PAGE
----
Before she learns Eddie is a prince, Paige downplays their romance to her mom, saying she won’t “fool myself into thinking he’s Prince Charming…get married and live happily ever after.” Later, in Denmark, she describes their relationship as “a real-life fairy tale.” Edvard also references Hans Christian Anderson (who wrote under the patronage of a past Danish king) when Paige’s brother insists he’s “never even heard of anyone from Denmark.”
Paige is initially met with disapproval as an American commoner. This is probably more fairy-taleish than realistic. The real Prince Frederik and all four of the royals who were with him when he met Mary Donaldson went on to marry commoners, making “fairy tale” marriages more accessible than ever in a contemporary world.
While many young audience members may daydream about growing up to be princes and princesses, enchanted by the impossibility of it all, real royalty are in the unique position of relating to fairy-tale characters. They would be remiss not to recognize the great power in fantasy. After all, fantasy is harmless. Everyone loves raging against their own governments, but in a world where there are currently more Disney princesses than countries in Europe that still have monarchies, no one wants to overthrow Cinderella. And for American media consumers, where royal regimes haven’t cramped anyone’s style since 1776, monarchies represent escapism.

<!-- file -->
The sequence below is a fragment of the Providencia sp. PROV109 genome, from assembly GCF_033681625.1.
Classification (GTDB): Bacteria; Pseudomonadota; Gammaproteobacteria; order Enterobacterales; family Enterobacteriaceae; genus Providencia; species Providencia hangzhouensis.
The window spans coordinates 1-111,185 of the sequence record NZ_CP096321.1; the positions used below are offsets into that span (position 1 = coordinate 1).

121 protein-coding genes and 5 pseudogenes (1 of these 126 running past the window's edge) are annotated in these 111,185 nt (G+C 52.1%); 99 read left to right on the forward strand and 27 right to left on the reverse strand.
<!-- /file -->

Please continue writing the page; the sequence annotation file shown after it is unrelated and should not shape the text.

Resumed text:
At times, hearing themselves discussed in fairy-tale terms may be cloying for real royals, since the public seems more interested in comparing these real people to storybook characters than in discussing the charity, advocacy, and lingering political responsibility that comes along with the jewels and ball gowns.
But as the world changes around them, as royal families have seen their friends and relatives overthrown, slimming-down the pomp and circumstance and rebranding themselves as understated public servants to avoid the same fate, fairy tales have helped them make a place for themselves in a modernized, media-obsessed world. Kings and queens don’t wear crowns-but they can inspire media about and stand on the shoulders of characters who do.